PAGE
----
During early morning hours, people accessing the site were directed to a screen that said work was underway. A recording at the HealthCare.gov call center conveyed a similar message. Things seemed to be running normally by about 9 a.m. EDT.
With health care a major issue in Tuesday’s elections, this sign-up season under the Trump administration is getting close scrutiny.
In earlier years, technical problems with the site created major headaches for the Obama administration. Some Democrats cited HealthCare.gov’s meltdown after its 2013 debut as one of the reasons they lost control of the Senate the following year.
Since those initial problems were fixed, the website serving people in 39 states has worked fairly smoothly, first under President Barack Obama and now under Donald Trump. The rest of the states and the District of Columbia run their own sign-ups.
A spokesperson for the Centers for Medicare and Medicaid Services said Thursday morning that HealthCare.gov was open for business.
Before the site went live for sign-ups at the start of a new coverage year, technicians had to load up details on thousands of changes in plans and premiums.
“Prior to every open enrollment, final preparations must take place ahead of the start of the open enrollment period to ensure the website runs smoothly for consumers,” said a statement from the agency. The statement said the agency’s commitment had been that the site would be ready “in the morning.”
The health law’s sixth sign-up season began with stabilizing premiums and more choice for consumers.
Nationally, average premiums are going up only by low single-digit percentages for 2019. In some states, and for some types of plans, premiums will decline. Fewer areas will see increases. Insurers also are expanding their participation.
But Republicans have not backed off their pledge to fully repeal the health law, despite failing to do so in Trump’s first year. Still, other changes by the GOP-run Congress and the administration for next year may result in fewer people signing up.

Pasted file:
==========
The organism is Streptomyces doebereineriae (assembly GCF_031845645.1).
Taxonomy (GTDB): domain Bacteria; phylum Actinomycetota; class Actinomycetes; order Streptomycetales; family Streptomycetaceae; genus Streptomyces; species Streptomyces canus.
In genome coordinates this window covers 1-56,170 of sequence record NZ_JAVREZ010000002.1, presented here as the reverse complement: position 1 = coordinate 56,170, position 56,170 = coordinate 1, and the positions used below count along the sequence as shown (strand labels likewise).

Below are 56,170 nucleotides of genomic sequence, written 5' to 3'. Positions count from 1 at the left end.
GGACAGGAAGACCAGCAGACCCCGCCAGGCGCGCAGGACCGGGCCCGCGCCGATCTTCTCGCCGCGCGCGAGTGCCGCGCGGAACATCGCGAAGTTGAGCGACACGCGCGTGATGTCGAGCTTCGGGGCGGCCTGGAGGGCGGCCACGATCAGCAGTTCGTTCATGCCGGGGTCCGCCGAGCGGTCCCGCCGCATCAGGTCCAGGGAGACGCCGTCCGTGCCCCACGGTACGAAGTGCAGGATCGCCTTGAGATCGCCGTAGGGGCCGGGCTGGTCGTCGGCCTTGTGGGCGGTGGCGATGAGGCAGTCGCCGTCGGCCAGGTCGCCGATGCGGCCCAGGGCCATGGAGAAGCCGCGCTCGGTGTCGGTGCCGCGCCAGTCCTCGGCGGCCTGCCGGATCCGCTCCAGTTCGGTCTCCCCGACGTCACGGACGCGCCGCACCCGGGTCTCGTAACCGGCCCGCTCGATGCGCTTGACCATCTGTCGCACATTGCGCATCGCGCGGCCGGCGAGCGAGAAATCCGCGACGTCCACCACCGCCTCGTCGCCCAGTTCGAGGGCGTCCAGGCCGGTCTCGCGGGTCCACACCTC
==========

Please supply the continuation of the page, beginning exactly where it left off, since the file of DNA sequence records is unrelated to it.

Congress did get rid of the unpopular requirement that most people carry health insurance or risk fines, starting Jan. 1. The administration has opened the way for insurers to offer alternatives to the law’s comprehensive coverage, including plans that don’t have to cover pre-existing conditions.
Democrats have made maintaining protections for pre-existing conditions a major issue in the elections, forcing Republicans on the defensive. They also accuse Trump of trying to “sabotage” the health law, and a core group of former Obama administration officials has kept close tabs on sign-up season.
Despite all the political drama, enrollment has remained remarkably stable.
About 10 million people have private policies through HealthCare.gov and state-run insurance markets, with roughly 9 in 10 getting taxpayer-financed help to pay their premiums. An estimated 12 million more are covered through the law’s Medicaid expansion, aimed at low-income adults.
Income-based subsidies that protect consumers from high premiums remain available for next year, as has been the case since the overhaul went into effect. Open enrollment ends Dec. 15 for coverage starting Jan. 1.